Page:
Grant Katherine E.

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Katherine E.

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  • Preprint
    Assessing the blank carbon contribution, isotope mass balance, and kinetic isotope fractionation of the Ramped Pyrolysis/Oxidation instrument at NOSAMS
    ( 2017-03) Hemingway, Jordon D. ; Galy, Valier ; Gagnon, Alan R. ; Grant, Katherine E. ; Rosengard, Sarah Z. ; Soulet, Guillaume ; Zigah, Prosper ; McNichol, Ann P.
    We estimate the blank carbon mass over the course of a typical Ramped PyrOx (RPO) analysis (150 to 1000 °C; 5 °C×min-1) to be (3.7 ± 0.6) μg C with an Fm value of 0.555 ± 0.042 and a δ13C value of (-29.0 ± 0.1) ‰ VPDB. Additionally, we provide equations for RPO Fm and δ13C blank corrections, including associated error propagation. By comparing RPO mass-weighted mean and independently measured bulk δ13C values for a compilation of environmental samples and standard reference materials (SRMs), we observe a small yet consistent 13C depletion within the RPO instrument (mean – bulk: μ = -0.8 ‰; ±1σ = 0.9 ‰; n = 66). In contrast, because they are fractionation-corrected by definition, mass-weighted mean Fm values accurately match bulk measurements (mean – bulk: μ = 0.005; ±1σ = 0.014; n = 36). Lastly, we show there exists no significant intra-sample δ13C variability across carbonate SRM peaks, indicating minimal mass-dependent kinetic isotope fractionation during RPO analysis. These data are best explained by a difference in activation energy between 13C- and 12C-containing compounds (13–12ΔE) of 0.3 to 1.8 J×mol-1, indicating that blank and mass-balance corrected RPO δ13C values accurately retain carbon source isotope signals to within 1 to 2‰.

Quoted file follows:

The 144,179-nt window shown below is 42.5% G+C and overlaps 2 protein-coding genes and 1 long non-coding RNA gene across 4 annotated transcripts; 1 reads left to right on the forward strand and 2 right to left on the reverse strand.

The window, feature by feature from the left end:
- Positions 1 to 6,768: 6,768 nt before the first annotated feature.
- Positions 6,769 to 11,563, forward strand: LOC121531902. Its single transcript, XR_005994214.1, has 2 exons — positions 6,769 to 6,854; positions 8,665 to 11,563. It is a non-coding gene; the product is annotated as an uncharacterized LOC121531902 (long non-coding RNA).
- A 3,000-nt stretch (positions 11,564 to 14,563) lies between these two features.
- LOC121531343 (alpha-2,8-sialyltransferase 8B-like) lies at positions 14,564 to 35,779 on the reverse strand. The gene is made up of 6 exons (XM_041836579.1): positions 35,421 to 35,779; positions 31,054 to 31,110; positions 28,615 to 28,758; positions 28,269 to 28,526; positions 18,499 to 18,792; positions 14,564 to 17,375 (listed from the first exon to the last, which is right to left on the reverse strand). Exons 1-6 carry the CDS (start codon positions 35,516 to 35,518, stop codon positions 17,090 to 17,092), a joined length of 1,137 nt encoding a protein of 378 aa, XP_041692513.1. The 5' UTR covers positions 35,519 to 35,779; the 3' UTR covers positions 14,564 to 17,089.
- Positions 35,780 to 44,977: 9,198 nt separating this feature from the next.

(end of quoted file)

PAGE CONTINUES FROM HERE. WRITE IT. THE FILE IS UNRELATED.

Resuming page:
• Article
    Global patterns of radiocarbon depletion in subsoil linked to rock-derived organic carbon
    (European Association of Geochemistry, 2023-04-19) Grant, Katherine E. ; Hilton, Robert G. ; Galy, Valier V.
    Organic matter stored in sedimentary rocks is one of the largest stocks of carbon at Earth’s surface. The fate of this rock organic carbon (OCpetro) during weathering in soils influences the geological carbon cycle, and impacts soil radiocarbon content that is used to quantify soil carbon turnover. Here, we assess the potential contribution of OCpetro to soils, using a mixing model generated by a global dataset of soil radiocarbon measurements (14C). Soils developed on sedimentary rocks (rather than on igneous substrate) have a paired OC content and 14C values consistent with OCpetro input, giving rise to apparent increase in soil residence time. We call for renewed assessment of OCpetro input to soils, in terms of its impact on soil radiocarbon inventories, and its potential to release carbon dioxide.